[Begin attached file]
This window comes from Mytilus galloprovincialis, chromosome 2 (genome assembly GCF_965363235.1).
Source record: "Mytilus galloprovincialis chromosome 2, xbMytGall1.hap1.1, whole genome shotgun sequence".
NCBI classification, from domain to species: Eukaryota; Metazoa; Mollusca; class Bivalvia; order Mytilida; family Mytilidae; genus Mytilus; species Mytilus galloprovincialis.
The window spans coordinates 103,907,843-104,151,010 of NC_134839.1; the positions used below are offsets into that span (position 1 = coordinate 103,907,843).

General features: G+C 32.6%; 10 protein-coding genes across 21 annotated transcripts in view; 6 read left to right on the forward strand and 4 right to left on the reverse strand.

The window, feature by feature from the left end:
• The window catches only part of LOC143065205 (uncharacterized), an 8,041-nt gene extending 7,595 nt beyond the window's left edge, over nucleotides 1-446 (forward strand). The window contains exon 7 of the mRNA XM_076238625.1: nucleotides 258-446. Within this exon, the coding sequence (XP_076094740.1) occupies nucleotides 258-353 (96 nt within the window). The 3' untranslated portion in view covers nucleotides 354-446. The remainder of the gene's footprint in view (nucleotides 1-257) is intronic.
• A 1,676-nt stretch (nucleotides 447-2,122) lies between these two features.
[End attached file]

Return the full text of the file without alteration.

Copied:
This window comes from Mytilus galloprovincialis, chromosome 2 (genome assembly GCF_965363235.1).
Source record: "Mytilus galloprovincialis chromosome 2, xbMytGall1.hap1.1, whole genome shotgun sequence".
NCBI classification, from domain to species: Eukaryota; Metazoa; Mollusca; class Bivalvia; order Mytilida; family Mytilidae; genus Mytilus; species Mytilus galloprovincialis.
The window spans coordinates 103,907,843-104,151,010 of NC_134839.1; the positions used below are offsets into that span (position 1 = coordinate 103,907,843).

General features: G+C 32.6%; 10 protein-coding genes across 21 annotated transcripts in view; 6 read left to right on the forward strand and 4 right to left on the reverse strand.

The window, feature by feature from the left end:
• The window catches only part of LOC143065205 (uncharacterized), an 8,041-nt gene extending 7,595 nt beyond the window's left edge, over nucleotides 1-446 (forward strand). The window contains exon 7 of the mRNA XM_076238625.1: nucleotides 258-446. Within this exon, the coding sequence (XP_076094740.1) occupies nucleotides 258-353 (96 nt within the window). The 3' untranslated portion in view covers nucleotides 354-446. The remainder of the gene's footprint in view (nucleotides 1-257) is intronic.
• A 1,676-nt stretch (nucleotides 447-2,122) lies between these two features.